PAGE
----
Credit: National Geographic Creative/Hugo van Lawick
LAWAC held a screening for some 250 high school students of the recent documentary Jane about the life of the chimpanzee researcher Jane Goodall on January 17th. Goodall was just 26 and had no scientific training when she headed into the jungles of Tanzania in 1960 to get close to chimpanzees and record their behavior. But her observations over the years she spent in Gombe, western Tanzania revolutionized our views of chimps from the old idea of gentle, fun-loving vegetarian apes.
The documentary, made by filmmaker Brett Morgen using many hours of unseen archival film from National Geographic, shows how the young Goodall – accompanied by her mother for her “safety” – set up camp near a large troupe of chimpanzees in the forest, and then waited for months before the chimps finally grew accustomed to her and allowed her to interact with them. To bring the chimps in closer, Goodall began feeding them bananas near her camp, a tactic that has since been criticized as interfering with their natural behavior. Nonetheless, Goodall became trusted enough by the chimpanzees that she could watch them up close as they groom, pet and even kiss each other as they socialized. “Staring into the eyes of a chimp, I saw a thinking, reasoning personality staring back,” she wrote in her notebook. “The more I learned, the more I realized how like us they were, in so many ways.”
Her first big discovery was to witness the use of tools – chimps using long thin sticks as skewers, inserted into termite mounds and withdrawn with termites impaled on them, which the chimps could then eat. She even saw them sharpening the twigs to improve their effectiveness. Suddenly “Man the Tool Maker” had to make way for some company.
But even more shocking to biologists and to the world at large was her observation of the brutality that chimpanzees routinely exercised. At one point, the troupe of chimpanzees she had been observing split in two and then one group attacked the other group and systematically killed every one of them. “It was a very dark time,” said Goodall. “I thought they were like us but nicer – I had no idea of the brutality they were capable of.”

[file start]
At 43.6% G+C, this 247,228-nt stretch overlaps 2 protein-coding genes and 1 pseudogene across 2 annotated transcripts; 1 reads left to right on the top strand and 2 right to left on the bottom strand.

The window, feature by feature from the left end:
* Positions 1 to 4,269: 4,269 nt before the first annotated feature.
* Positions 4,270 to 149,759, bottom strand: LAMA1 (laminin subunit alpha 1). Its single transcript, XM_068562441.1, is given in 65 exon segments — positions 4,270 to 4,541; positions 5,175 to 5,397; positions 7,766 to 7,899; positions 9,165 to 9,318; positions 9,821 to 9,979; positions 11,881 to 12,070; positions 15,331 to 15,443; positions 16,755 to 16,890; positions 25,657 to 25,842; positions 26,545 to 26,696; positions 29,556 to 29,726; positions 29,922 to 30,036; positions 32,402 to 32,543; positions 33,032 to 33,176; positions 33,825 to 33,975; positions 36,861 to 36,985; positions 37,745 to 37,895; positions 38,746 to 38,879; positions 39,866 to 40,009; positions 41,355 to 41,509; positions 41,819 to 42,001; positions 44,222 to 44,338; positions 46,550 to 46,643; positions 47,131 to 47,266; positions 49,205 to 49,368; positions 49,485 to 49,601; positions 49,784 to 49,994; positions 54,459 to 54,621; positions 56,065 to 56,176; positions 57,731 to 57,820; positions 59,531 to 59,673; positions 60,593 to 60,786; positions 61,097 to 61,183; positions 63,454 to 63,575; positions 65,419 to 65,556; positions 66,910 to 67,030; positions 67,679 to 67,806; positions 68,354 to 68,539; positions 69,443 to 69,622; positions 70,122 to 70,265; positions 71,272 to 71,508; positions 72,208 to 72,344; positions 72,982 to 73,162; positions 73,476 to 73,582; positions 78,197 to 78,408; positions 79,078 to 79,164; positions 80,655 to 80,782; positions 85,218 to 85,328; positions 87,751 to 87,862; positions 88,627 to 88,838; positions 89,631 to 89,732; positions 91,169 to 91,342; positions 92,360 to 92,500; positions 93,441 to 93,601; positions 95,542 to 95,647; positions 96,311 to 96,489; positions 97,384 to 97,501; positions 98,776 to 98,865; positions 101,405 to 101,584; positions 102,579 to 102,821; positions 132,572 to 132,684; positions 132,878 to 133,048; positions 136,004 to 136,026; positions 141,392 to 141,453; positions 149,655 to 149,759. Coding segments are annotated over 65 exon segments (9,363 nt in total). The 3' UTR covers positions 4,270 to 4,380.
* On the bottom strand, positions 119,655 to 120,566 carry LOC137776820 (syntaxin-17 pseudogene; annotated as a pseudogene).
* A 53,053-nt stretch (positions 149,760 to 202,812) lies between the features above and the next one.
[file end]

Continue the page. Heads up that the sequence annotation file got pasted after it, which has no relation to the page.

Students listen to Craig Stanford, of the Jane Goodall Institute, talk about the film and what it's like to work with Jane.
“When Jane published this, no one initially believed it,” said Craig Stanford, who is a professor of Biological Sciences and Anthropology at USC and head of their Jane Goodall Institute. Speaking at the Q&A after the screening, Stanford said that the experts in the field in the 1970’s dismissed Goodall’s accounts of chimps committing genocide and cannibalism, which they said was aberrant behavior caused by Goodall’s own presence. “But now we know it is true, and such behavior has been observed elsewhere.”
Stanford has worked closely with Goodall, and said that in the 1980’s she had an epiphany and her mission shifted from researching chimpanzees in the wild to trying to protect the wild itself. Realizing that the wild forests where the chimpanzees lived were being encroached upon by humans, “She put her energy into working for animal welfare, the health of the planet and environmental education.”
When asked by a high school student about how one could get a job in the field of chimpanzees and conservation, Stanford said “just write letters to researchers you admire.” That is what he did three decades ago when he wrote to Jane Goodall and a number of other top researchers asking to work with them – and Goodall wrote back inviting him to come for an interview.